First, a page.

The IMPACT name was created to present the group’s well-rounded service offering while leaving the legacy brand names intact. Having all the companies under one brand solidifies, both to the customers and internally, that the main goal is to offer the best converting solutions for any application.
The acquisitions did not stop there. IMPACT expanded into California with the purchase of Die Craft, LLC in 2020. Die Craft works in pressure-sensitive converting for a variety of industries using a wide range of solutions. In the same year, GC Dies was acquired and this helped to complete the one missing link in IMPACT’s ability to create any converting solution. GC Dies is a steel rule die manufacturer that specializes in flat and rotary corrugated material.
In the early stages of the pandemic, IMPACT saw its customer base adapt to changing markets. Some transitioned into the medical space to produce personal protective equipment, particularly in the automotive industry. Others saw a spike in sales because they supply grocery stores, and people were cooking from home far more.
“We were an essential business because, if you go into a grocery store today, about roughly eighty-five percent of things that are in a box of some sort are made by one of our customers, using one of our tools,” says Executive Vice President of Sales Scott Ellison.
Currently, in most industries, there is relative uncertainty surrounding supply chain issues. As everyone adapts to unpredictable changes, IMPACT strives to help mitigate the volatility of the market for its customers. It does this by applying the best business models and approaching its customers as partners.
The staff members at IMPACT took many precautions to help protect each other from COVID-19, and this helped to create an even tighter bond within the team. On the sales side, however, it brought a set of new challenges since the typical face-to-face sales techniques were not permitted. Luckily, this challenge has lessened in the last few months, as companies have started to allow salespeople back in to pitch newly launched products.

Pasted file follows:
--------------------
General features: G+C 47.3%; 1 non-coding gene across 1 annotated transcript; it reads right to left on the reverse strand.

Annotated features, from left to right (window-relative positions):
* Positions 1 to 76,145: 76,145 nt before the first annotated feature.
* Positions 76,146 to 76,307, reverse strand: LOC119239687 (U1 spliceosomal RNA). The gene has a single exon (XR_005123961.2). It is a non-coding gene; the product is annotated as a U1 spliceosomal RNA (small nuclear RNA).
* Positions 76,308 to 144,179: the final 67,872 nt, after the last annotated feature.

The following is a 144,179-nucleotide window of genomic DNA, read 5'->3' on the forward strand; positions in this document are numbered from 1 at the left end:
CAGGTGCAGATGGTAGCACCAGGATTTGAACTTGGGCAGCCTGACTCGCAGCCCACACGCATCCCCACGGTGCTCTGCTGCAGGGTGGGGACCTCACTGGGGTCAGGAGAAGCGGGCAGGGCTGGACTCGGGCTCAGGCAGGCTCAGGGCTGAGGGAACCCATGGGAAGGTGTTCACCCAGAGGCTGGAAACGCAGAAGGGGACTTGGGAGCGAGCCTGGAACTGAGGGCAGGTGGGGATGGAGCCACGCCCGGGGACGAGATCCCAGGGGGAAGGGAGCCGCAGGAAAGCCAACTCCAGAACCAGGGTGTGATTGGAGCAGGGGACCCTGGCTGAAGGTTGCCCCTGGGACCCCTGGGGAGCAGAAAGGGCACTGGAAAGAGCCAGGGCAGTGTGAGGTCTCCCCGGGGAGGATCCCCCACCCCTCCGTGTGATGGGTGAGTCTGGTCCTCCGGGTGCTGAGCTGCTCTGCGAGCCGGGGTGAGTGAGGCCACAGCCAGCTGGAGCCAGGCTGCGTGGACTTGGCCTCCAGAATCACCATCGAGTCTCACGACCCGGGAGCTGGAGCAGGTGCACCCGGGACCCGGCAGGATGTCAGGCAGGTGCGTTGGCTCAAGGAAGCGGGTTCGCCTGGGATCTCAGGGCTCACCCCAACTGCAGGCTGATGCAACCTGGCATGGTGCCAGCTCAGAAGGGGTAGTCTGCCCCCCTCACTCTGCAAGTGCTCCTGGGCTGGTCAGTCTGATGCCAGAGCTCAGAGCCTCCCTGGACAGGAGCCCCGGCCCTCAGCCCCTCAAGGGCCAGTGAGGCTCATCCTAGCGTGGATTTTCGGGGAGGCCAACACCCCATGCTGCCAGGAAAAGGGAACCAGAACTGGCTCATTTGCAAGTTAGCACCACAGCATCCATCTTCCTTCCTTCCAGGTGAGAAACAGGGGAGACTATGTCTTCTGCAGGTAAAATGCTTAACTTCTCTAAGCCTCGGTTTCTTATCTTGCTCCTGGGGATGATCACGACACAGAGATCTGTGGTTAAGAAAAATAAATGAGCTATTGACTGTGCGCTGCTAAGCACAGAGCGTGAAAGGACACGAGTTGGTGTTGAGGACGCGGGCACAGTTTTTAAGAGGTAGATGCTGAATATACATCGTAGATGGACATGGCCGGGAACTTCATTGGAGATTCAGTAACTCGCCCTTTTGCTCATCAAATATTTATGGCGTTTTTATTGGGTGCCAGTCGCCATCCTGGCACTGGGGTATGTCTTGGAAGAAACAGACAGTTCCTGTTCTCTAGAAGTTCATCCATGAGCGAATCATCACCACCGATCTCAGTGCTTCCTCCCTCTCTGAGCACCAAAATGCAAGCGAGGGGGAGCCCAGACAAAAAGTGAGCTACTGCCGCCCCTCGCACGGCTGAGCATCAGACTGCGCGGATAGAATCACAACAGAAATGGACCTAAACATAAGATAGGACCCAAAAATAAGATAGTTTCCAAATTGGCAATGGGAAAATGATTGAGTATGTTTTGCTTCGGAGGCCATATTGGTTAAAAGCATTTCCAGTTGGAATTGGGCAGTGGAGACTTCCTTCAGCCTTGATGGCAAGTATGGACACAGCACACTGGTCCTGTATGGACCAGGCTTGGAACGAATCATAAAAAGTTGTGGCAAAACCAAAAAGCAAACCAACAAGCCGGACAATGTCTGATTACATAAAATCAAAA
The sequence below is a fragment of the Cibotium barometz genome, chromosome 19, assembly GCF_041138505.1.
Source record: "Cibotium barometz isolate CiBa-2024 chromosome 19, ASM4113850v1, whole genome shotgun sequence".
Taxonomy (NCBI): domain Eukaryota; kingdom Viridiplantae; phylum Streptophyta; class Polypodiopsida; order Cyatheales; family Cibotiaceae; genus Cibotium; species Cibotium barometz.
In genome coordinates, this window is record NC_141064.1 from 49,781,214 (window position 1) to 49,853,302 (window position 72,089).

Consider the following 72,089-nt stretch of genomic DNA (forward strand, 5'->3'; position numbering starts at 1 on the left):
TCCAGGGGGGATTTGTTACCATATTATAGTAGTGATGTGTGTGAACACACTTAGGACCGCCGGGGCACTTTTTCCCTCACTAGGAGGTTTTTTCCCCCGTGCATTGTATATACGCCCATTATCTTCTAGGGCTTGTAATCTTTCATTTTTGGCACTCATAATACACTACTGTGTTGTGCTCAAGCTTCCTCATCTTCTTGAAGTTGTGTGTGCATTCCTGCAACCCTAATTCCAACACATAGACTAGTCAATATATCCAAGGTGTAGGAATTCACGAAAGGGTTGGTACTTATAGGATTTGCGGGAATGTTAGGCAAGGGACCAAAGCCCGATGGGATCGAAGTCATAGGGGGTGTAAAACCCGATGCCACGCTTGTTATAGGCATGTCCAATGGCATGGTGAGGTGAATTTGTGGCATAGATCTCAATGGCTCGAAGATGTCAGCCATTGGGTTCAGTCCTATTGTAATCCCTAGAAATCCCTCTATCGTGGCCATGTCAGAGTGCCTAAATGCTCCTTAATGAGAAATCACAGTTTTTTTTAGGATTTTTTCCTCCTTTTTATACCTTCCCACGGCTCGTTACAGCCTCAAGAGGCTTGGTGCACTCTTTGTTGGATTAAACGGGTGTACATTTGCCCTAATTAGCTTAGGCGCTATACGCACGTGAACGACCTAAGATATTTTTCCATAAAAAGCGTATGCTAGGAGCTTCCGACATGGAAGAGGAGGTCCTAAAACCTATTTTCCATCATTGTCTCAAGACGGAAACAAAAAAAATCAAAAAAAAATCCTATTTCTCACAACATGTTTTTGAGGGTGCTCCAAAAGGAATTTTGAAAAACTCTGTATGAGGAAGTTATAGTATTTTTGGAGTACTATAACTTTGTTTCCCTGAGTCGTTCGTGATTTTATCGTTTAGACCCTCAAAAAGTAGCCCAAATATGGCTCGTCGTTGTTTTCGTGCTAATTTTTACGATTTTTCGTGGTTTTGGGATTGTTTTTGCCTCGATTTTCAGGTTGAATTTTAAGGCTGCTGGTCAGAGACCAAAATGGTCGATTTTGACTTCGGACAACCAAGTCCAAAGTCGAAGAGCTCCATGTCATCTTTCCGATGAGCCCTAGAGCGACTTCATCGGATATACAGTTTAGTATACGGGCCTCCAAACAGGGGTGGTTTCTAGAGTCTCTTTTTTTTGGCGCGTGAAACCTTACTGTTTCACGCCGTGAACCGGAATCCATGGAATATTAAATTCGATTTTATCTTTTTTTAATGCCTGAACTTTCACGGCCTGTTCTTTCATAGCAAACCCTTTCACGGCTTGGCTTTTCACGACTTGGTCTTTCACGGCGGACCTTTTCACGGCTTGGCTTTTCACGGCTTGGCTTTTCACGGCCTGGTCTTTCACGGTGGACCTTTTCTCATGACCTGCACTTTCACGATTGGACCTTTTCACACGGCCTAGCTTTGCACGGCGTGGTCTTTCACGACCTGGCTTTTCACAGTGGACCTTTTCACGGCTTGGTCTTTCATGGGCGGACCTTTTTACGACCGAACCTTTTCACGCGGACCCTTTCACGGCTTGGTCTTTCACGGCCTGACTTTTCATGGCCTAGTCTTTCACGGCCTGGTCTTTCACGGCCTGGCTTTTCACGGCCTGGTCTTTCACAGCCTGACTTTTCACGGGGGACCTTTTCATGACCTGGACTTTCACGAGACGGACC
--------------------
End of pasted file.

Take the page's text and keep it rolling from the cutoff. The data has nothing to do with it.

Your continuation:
The main focus for the IMPACT brand today is building a common culture across all of its companies while respecting their skills and creativity. Traditionally, it would be very difficult to combine several successful, well-known tool and die manufacturers into one collaborative team of separate companies. Each has distinctive strategies, experiences, and talents. If the parent company expected everyone to follow all new standard operating procedures, the inventive vision of each company would be squandered, and product quality would drop.
IMPACT has taken on this formidable task by ensuring that its senior management and technical team are spread across all the companies to build a similar culture while allowing each process to run differently and independently. “We’ve been able to build a platform where all of our back end, the [enterprise resource planning], and the operating systems that are necessary between every facility so that we can manage the business, is the same across the platform. But each facility is very, very different, and we think that difference is what drives the culture and what ultimately brings happy employees. We’ve been very fortunate,” says Ellison.
IMPACT would like to hire more people than it has at the moment, though it does not have the mass turnover problem that seems prevalent within the industry. Recruiting can be a challenge, yet retention is no problem. IMPACT has long-tenured people because it provides good employee incentives and engagement.
The separate plants get together for social activities, and there is plenty of transparency between the companies in discussing potential new products and the benefit of investing in particular equipment with the capital expenditure. The goal is to manage the companies in a way that inspires other tool and die manufacturers to sell to the IMPACT brand. Hopefully, others will be interested in acquisition to give their employees the opportunity to work with such an outstanding team.
The innovative group of companies will continue to become more efficient and more service-oriented in its partnerships with customers. “I think we have a great platform with really exceptional employees and the best talent in the world for what we do. And that is a phenomenal launch point to just continue to expand and to grow and hopefully welcome other companies under the umbrella,” says Merendino.